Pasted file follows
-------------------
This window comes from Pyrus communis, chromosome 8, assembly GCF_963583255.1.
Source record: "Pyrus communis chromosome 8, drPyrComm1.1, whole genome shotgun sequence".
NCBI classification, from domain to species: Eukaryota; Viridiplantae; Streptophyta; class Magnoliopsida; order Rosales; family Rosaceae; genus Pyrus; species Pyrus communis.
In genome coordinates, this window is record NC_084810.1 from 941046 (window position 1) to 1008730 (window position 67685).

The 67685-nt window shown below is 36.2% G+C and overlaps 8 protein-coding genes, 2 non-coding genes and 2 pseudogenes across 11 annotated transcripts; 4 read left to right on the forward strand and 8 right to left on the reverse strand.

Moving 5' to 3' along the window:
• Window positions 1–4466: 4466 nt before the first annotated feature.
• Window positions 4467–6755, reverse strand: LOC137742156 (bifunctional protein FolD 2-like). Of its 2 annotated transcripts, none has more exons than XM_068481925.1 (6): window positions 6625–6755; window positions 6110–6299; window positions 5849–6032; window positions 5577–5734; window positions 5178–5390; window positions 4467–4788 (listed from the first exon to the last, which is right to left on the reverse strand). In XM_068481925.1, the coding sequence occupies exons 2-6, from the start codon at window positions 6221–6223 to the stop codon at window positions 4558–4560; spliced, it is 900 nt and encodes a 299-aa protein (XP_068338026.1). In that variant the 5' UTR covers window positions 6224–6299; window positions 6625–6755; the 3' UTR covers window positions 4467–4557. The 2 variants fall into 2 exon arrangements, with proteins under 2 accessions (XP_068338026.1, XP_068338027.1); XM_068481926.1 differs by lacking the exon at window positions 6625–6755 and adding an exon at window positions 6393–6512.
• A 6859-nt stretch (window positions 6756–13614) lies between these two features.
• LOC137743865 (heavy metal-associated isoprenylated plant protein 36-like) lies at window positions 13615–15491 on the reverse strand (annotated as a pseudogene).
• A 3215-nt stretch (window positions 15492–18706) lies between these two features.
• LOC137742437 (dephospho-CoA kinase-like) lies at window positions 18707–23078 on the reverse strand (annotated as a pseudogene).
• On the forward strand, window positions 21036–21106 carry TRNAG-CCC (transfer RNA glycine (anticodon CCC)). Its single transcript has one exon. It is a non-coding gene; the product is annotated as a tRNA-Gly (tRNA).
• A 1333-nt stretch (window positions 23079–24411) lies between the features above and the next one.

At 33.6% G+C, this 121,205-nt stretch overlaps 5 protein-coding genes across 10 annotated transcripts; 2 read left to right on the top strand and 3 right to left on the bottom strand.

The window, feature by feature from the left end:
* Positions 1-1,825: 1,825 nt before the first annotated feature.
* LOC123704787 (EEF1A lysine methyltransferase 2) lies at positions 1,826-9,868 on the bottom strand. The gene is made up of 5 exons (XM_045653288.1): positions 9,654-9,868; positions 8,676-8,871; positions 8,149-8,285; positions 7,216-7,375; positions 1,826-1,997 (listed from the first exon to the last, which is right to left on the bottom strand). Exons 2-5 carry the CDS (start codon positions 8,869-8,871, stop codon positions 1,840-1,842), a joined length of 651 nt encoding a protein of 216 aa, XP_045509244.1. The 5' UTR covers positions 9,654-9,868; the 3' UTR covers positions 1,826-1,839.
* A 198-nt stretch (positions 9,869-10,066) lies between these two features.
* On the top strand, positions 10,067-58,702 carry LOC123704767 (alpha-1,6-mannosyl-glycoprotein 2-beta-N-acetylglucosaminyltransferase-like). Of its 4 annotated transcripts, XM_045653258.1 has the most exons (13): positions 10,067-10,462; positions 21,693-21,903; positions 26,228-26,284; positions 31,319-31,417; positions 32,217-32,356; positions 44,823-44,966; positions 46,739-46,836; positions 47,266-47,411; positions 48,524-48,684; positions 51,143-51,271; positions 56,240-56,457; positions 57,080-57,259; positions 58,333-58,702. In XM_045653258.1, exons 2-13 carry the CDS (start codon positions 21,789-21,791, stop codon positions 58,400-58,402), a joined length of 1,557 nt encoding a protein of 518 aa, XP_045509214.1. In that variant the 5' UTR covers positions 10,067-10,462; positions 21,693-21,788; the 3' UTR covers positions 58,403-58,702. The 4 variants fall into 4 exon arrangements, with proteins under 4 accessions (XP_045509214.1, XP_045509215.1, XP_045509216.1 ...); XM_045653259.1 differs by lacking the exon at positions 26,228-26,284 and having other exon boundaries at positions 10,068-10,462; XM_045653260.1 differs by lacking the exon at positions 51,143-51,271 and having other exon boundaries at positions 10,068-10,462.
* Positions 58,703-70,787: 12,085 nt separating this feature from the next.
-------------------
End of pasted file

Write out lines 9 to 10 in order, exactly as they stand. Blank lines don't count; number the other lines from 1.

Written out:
• A 6859-nt stretch (window positions 6756–13614) lies between these two features.
• LOC137743865 (heavy metal-associated isoprenylated plant protein 36-like) lies at window positions 13615–15491 on the reverse strand (annotated as a pseudogene).